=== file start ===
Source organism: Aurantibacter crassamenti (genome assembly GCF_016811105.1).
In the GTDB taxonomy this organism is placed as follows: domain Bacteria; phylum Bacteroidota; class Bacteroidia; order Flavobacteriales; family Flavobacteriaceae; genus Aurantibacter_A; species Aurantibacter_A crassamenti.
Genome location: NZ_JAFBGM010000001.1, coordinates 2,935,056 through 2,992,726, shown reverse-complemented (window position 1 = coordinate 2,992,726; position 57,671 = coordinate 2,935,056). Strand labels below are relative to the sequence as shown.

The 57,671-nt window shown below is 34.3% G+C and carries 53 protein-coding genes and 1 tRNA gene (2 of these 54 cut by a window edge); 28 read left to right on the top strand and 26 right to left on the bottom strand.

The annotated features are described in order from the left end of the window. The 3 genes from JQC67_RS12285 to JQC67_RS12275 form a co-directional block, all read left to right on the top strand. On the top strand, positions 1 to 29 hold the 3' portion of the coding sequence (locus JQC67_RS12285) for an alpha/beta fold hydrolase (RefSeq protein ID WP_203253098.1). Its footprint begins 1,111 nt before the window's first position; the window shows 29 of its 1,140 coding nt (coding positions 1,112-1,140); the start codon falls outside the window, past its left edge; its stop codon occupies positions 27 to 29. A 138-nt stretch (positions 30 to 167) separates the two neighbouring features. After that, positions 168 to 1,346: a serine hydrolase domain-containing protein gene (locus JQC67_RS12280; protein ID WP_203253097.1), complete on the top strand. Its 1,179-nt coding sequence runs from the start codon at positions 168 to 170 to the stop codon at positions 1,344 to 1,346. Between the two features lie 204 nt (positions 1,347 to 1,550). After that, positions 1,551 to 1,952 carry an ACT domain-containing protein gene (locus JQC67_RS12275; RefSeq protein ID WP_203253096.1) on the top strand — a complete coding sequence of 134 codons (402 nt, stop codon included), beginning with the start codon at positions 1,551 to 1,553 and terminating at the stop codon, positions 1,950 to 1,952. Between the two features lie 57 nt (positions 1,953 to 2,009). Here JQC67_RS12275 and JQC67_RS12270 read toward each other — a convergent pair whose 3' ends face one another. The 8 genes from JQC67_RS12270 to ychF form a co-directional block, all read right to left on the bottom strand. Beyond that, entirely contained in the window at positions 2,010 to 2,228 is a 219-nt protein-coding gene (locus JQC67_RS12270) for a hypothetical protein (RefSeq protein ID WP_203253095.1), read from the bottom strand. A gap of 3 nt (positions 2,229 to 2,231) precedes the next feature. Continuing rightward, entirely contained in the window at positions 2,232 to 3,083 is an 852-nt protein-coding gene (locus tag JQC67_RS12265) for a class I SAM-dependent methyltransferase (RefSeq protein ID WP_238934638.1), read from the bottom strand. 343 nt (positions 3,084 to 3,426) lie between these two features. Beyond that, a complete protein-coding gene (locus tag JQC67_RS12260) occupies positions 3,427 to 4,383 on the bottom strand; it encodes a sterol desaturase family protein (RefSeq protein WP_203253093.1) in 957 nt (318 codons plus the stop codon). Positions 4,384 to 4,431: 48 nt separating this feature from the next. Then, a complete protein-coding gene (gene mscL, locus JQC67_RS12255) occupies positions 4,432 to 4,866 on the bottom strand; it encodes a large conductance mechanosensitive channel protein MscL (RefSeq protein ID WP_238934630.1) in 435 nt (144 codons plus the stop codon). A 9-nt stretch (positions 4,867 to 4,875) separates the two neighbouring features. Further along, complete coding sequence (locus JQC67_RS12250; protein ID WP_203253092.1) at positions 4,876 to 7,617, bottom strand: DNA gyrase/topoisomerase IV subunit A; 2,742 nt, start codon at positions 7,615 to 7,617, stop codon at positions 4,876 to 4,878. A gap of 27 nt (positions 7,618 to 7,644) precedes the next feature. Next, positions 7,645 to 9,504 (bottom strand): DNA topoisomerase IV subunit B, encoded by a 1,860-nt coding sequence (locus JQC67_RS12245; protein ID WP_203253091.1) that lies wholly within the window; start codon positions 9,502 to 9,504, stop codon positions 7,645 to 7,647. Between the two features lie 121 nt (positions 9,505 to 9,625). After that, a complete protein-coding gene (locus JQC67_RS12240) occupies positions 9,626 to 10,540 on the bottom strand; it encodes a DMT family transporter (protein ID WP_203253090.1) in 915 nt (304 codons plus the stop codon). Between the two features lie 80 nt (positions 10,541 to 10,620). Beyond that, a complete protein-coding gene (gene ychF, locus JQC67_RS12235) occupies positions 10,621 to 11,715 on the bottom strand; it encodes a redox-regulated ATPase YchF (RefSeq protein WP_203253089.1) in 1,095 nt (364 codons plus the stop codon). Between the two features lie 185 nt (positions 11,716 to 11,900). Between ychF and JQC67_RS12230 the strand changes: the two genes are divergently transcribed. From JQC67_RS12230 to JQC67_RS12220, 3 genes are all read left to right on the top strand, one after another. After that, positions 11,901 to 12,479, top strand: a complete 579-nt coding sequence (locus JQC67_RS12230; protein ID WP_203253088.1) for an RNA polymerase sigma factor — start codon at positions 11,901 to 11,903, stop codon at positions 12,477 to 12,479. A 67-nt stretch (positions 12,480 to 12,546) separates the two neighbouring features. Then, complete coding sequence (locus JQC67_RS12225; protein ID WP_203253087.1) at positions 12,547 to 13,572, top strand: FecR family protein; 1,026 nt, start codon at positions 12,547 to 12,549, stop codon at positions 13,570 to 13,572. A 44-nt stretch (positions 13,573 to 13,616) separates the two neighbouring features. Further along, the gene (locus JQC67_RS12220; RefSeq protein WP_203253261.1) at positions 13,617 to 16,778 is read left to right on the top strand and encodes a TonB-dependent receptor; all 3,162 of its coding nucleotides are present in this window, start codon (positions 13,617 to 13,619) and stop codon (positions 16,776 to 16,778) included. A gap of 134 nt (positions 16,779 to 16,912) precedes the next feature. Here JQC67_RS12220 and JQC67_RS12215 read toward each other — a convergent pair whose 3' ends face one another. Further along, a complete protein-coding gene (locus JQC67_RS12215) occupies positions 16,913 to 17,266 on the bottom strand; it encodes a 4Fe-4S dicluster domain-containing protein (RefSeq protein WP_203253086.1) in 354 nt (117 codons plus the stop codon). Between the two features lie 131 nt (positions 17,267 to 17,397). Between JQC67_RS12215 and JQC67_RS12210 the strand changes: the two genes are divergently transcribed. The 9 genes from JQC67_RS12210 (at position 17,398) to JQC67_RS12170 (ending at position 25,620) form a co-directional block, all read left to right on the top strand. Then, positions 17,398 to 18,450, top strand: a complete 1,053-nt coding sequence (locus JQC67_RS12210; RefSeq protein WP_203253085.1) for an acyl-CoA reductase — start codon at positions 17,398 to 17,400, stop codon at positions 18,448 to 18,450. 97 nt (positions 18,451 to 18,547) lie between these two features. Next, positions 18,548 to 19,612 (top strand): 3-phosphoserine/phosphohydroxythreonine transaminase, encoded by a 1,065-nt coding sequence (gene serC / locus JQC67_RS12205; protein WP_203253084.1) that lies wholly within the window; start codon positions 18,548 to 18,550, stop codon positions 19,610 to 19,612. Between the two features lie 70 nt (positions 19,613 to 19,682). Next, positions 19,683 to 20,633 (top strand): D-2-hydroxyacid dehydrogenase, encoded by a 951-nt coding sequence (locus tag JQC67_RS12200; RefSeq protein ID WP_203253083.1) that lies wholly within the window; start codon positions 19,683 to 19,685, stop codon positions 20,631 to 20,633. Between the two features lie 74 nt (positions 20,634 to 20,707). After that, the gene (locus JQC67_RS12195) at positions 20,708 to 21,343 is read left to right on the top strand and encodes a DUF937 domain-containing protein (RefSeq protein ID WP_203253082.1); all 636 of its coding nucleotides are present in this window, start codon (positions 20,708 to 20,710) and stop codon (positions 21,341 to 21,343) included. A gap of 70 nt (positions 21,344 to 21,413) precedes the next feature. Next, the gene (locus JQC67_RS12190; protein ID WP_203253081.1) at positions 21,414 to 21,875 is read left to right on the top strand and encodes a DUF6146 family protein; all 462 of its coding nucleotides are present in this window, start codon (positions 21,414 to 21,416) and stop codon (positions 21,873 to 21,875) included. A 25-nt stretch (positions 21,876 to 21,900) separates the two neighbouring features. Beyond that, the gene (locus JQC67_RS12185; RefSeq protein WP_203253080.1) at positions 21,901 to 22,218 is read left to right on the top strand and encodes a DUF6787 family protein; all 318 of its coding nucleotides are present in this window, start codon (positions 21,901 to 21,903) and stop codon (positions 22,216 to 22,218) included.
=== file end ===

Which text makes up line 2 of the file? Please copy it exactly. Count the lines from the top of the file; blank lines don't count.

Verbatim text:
In the GTDB taxonomy this organism is placed as follows: domain Bacteria; phylum Bacteroidota; class Bacteroidia; order Flavobacteriales; family Flavobacteriaceae; genus Aurantibacter_A; species Aurantibacter_A crassamenti.